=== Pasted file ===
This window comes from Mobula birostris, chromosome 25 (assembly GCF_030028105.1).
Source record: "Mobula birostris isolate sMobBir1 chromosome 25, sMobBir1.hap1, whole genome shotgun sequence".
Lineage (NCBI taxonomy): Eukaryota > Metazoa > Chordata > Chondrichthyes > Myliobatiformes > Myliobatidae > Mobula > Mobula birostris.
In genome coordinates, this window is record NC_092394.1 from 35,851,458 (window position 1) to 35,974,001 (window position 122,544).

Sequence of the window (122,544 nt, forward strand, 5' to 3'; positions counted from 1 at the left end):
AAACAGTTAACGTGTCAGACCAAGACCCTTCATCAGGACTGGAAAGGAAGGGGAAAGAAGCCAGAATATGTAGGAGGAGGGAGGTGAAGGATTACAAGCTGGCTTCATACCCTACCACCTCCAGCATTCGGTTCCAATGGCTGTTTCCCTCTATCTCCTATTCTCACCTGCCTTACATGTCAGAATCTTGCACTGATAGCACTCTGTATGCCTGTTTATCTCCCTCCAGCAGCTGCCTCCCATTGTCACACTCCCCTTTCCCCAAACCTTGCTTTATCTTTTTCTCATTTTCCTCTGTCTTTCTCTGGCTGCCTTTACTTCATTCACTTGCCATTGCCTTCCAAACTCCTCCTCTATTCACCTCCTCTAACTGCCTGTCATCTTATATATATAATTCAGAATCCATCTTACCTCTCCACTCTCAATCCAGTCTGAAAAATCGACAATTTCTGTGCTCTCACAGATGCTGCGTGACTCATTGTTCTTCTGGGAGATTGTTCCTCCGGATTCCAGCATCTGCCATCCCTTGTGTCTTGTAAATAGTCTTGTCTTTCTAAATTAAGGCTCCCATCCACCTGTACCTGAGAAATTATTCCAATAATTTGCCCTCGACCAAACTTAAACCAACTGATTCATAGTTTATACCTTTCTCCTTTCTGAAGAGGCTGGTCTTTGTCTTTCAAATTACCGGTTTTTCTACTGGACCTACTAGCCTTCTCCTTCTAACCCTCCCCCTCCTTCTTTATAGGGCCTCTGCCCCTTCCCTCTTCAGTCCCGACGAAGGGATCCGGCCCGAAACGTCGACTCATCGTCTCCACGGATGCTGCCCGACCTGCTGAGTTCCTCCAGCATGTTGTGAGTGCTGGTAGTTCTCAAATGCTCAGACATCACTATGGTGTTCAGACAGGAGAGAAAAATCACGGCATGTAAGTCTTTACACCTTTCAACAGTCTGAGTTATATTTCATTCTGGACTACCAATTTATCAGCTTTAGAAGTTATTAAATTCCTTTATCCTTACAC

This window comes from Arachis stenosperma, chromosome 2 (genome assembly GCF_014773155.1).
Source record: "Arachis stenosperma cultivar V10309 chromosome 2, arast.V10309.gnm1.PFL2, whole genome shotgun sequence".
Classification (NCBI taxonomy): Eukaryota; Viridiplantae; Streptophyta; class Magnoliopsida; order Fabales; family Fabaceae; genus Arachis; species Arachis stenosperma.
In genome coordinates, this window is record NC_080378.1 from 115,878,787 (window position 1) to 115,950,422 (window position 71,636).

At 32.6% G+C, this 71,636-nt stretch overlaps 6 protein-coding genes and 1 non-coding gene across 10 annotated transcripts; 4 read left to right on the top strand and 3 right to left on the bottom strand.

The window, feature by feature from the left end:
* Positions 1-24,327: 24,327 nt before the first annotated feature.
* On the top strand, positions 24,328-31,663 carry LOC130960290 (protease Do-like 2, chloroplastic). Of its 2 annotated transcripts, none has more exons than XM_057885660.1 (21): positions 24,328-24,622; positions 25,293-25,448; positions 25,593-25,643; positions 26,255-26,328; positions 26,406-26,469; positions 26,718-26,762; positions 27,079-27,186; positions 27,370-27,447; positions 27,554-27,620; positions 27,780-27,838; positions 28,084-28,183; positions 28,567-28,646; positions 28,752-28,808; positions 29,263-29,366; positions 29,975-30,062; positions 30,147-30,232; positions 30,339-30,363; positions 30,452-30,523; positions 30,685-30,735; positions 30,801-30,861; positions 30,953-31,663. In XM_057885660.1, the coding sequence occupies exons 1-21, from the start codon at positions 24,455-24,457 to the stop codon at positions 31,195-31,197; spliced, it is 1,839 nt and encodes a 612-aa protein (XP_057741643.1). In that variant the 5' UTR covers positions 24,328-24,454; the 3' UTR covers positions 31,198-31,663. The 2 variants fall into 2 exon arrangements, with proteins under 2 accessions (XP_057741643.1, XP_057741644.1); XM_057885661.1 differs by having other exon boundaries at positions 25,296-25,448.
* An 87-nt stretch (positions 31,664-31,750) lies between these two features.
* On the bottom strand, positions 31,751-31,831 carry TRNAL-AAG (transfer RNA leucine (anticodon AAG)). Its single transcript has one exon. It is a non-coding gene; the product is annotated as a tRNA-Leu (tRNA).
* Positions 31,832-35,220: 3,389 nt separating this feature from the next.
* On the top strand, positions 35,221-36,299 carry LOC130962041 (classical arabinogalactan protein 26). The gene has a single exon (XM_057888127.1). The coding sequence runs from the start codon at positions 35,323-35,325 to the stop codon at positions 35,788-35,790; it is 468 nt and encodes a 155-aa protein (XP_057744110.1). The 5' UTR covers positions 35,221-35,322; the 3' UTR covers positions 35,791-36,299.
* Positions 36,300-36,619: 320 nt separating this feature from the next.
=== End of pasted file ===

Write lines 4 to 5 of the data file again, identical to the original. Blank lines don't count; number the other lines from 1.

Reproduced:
In genome coordinates, this window is record NC_092394.1 from 35,851,458 (window position 1) to 35,974,001 (window position 122,544).

Sequence of the window (122,544 nt, forward strand, 5' to 3'; positions counted from 1 at the left end):